BETHESDA, Md--Ending what began as a year's evaluation of scientific evidence and became an emotionally charged public debate, the National Cancer Institute has recommended that women between ages 40 and 49 get a screening mammogram every one or two years.
Director Richard D. Klausner, MD, said that the NCI would implement this and other recommendations made by the presidentially appointed National Cancer Advisory Board (NCAB). In late February, the NCAB named a working group to review the scientific evidence and make its recommendations for screening mam-mography. The full board approved these, 17 to 1.
Epidemiologist Kay Dickersin, PhD, of the University of Maryland School of Medicine, herself a breast cancer survivor, cast the lone dissenting vote. "She felt the evidence did not justify the recommendation for all women in their 40s," said NCAB chair Barbara K. Rimer, DrPH, of Duke University.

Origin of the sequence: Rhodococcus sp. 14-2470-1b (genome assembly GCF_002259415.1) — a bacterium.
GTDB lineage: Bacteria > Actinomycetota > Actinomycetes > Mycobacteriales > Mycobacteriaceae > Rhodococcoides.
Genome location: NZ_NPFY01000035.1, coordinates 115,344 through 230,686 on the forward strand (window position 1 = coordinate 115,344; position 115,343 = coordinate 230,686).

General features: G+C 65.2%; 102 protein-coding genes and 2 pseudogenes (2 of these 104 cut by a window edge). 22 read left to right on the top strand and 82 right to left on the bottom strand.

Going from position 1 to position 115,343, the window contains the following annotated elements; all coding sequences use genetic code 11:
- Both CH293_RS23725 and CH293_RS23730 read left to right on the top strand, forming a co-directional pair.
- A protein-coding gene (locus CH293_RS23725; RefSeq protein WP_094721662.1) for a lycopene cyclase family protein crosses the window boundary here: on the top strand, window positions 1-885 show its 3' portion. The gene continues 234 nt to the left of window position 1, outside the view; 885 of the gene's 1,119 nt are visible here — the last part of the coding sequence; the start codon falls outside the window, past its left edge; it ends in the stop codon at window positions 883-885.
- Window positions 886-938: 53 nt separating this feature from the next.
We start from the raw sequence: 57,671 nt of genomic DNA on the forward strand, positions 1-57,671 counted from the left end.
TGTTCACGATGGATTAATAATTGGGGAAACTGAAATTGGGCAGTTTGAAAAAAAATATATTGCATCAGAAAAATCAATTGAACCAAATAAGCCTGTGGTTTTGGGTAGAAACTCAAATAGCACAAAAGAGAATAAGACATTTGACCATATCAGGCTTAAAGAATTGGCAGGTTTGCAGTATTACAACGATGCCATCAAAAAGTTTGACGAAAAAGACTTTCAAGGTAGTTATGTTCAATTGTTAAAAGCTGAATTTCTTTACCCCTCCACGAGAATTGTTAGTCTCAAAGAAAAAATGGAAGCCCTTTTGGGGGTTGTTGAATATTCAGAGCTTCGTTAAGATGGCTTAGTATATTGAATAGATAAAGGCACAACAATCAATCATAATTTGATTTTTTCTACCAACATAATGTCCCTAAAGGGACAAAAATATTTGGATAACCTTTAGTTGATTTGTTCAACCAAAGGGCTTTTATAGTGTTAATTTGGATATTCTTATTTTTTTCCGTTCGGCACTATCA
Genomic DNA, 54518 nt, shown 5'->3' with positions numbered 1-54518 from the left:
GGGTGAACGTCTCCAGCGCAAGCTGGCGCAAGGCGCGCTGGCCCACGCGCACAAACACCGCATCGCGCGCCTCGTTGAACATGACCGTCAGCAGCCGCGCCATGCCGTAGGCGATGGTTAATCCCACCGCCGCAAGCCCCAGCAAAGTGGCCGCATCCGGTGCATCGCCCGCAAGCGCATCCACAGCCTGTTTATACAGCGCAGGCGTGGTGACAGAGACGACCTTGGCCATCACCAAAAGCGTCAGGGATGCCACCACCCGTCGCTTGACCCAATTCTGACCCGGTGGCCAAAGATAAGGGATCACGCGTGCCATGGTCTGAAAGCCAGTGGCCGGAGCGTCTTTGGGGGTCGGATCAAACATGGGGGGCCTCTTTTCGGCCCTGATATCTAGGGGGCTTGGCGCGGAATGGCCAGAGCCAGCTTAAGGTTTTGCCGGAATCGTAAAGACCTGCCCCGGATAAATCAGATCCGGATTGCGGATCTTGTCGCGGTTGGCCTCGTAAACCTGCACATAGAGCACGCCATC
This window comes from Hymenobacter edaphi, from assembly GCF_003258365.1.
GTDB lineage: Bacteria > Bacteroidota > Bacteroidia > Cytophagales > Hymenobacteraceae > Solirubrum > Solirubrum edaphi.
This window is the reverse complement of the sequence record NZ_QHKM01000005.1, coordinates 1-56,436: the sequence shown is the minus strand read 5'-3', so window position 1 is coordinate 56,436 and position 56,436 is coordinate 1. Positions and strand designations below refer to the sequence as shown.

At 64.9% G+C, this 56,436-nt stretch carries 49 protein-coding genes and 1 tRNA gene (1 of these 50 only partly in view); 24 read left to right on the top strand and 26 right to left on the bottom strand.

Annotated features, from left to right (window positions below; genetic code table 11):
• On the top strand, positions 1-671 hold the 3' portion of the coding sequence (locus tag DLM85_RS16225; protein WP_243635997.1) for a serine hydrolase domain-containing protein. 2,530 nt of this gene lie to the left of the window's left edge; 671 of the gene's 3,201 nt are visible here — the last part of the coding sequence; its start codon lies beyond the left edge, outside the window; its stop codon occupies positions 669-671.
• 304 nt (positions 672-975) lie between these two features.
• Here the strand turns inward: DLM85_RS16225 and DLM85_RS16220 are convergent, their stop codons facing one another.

The NCAB also urged that all third-party payers cover screening mammo-grams per the recommendations. President Clinton has directed all federal health plans to comply, beginning in 1998.
The President also said he would ask Congress to cover Medicare patients for annual screening mammography, and state Medicaid directors to cover such screenings for their beneficiaries beginning at age 40. He pledged the federal government "will pay its matching share."
Dr. Klausner announced the new NCI recommendations days after the American Cancer Society (ACS) issued even stronger guidelines. The ACS, which had previously suggested screening for women in their 40s every one or two years, now urges annual mammograms.